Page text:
For it has gathered together in itself all good things that are recounted by the logos of truth in the form of virtue, and it has absolutely no relation to anything that has the form of wickedness, since it is the fulfilment of the law and the prophets.
For they were succeeded by the mystery of love, which out of human beings makes us gods, and reduces the individual commandments to a universal meaning [logos].
Everything is circumscribed by love according to God’s good pleasure in a single form, and love is dispensed in many forms in accordance with God’s economy.
For what form of good things does love not possess?
Neither faith, the first premiss in matters concerning true religion, assuring the one who possesses it of the existence of God and of divine matters, and that much more surely than the eye by attending to the appearances of sensible things furnishes an opinion concerning them for those who see;
nor hope, which establishes the truly subsisting good, and that much more effectively than the hand does to even the most solid of material things that fall beneath its touch.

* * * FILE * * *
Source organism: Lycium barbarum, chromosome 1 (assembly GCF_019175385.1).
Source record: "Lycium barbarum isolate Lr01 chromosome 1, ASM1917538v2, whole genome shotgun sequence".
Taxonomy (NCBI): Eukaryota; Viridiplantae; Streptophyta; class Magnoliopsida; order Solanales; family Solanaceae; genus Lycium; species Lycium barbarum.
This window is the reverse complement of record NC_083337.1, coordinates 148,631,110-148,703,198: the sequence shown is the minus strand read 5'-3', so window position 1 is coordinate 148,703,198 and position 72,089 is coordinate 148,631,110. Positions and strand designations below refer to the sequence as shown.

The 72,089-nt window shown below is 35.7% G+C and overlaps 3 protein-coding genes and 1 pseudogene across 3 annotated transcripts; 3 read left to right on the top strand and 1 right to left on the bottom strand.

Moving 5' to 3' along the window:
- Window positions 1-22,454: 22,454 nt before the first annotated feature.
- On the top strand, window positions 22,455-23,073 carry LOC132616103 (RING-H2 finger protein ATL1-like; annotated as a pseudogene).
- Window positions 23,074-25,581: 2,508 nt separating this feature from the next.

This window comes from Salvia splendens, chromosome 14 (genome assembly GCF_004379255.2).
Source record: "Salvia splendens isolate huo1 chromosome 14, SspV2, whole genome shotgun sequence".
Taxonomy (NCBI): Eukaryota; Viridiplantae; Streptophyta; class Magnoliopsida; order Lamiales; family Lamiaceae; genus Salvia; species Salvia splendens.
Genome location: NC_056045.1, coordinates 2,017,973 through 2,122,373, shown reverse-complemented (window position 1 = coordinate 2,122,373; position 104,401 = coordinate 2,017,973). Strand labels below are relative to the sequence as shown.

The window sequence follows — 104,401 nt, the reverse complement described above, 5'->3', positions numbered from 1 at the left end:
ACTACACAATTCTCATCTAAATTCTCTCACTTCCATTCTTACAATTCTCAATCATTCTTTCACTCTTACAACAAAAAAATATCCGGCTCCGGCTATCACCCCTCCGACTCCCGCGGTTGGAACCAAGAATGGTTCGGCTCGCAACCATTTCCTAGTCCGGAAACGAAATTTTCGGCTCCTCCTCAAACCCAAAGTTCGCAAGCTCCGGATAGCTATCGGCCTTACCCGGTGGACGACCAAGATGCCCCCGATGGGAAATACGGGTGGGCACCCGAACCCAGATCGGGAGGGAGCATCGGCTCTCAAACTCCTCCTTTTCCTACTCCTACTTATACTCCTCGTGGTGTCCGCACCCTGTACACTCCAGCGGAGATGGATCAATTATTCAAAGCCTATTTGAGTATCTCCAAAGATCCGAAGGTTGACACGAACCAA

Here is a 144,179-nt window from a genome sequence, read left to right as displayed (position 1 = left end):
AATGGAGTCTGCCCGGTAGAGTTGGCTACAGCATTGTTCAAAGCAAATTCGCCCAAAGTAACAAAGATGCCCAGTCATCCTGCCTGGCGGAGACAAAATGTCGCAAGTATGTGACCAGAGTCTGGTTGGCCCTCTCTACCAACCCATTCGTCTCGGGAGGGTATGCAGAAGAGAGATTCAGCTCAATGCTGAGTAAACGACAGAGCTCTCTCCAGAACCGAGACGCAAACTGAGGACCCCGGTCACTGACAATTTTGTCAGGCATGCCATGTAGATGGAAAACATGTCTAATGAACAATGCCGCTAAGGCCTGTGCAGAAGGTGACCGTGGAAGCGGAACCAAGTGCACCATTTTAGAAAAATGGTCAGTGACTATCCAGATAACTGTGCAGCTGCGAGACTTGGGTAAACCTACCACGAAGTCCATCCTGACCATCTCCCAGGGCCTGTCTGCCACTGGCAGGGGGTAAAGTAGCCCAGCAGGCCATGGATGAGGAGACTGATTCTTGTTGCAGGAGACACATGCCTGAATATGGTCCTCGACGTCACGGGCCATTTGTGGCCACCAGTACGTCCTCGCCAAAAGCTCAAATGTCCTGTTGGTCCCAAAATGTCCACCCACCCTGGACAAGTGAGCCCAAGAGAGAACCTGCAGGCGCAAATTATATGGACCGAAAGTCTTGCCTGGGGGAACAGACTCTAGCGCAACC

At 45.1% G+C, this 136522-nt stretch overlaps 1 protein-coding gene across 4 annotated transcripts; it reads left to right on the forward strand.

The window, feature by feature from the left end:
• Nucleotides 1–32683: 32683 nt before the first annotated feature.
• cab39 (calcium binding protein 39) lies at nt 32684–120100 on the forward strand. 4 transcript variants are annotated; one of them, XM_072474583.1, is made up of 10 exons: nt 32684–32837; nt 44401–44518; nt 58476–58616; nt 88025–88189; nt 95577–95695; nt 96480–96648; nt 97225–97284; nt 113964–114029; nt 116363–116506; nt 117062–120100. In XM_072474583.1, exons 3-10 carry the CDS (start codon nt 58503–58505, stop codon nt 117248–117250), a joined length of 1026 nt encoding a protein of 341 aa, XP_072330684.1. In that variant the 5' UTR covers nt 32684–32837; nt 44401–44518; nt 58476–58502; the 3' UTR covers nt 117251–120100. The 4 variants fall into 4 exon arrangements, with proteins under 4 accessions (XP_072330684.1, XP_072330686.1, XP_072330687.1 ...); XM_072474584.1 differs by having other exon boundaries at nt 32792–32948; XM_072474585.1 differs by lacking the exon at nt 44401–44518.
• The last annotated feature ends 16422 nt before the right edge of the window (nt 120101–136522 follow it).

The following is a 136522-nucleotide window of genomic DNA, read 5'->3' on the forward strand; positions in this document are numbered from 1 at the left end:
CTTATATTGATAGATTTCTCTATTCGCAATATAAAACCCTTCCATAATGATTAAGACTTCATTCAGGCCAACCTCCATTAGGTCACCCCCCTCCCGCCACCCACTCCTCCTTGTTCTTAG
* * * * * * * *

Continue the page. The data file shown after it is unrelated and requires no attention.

For does not love grant enjoyment of those things believed in and hoped for, by itself making present the things to come?
[…] Faith is the foundation of everything that comes after it, I mean hope and love, and firmly establishes what is true. Hope is the strength of the extremes, I mean faith and love, for it appears as faithful by itself and loved by both, and teaches through itself to make it to the end of the course.
Love is the fulfilment of these, wholly embraced as the final last desire, and furnishes them rest from their movement. For love gives faith the reality of what it believes and hope the presence of what it hopes for, and the enjoyment of what is present.
Love alone, properly speaking, proves that the human person is in the image of the Creator, by making his self-determination submit to reason, not bending reason under it, and persuading the inclination to follow nature and not in any way to be at variance with the logos of nature.
In this way we are all, as it were, one nature, so that we are able to have one inclination and one will with God and with one another, not having any discord with God or one another, whenever by the law of grace, through which by our inclination the law of nature is renewed, we choose what is ultimate.
Maximus the Confessor (580-662): Letter 2: On Love in Andrew Louth: Maximus the Confessor (Routledge, 1996), pp. 82-84.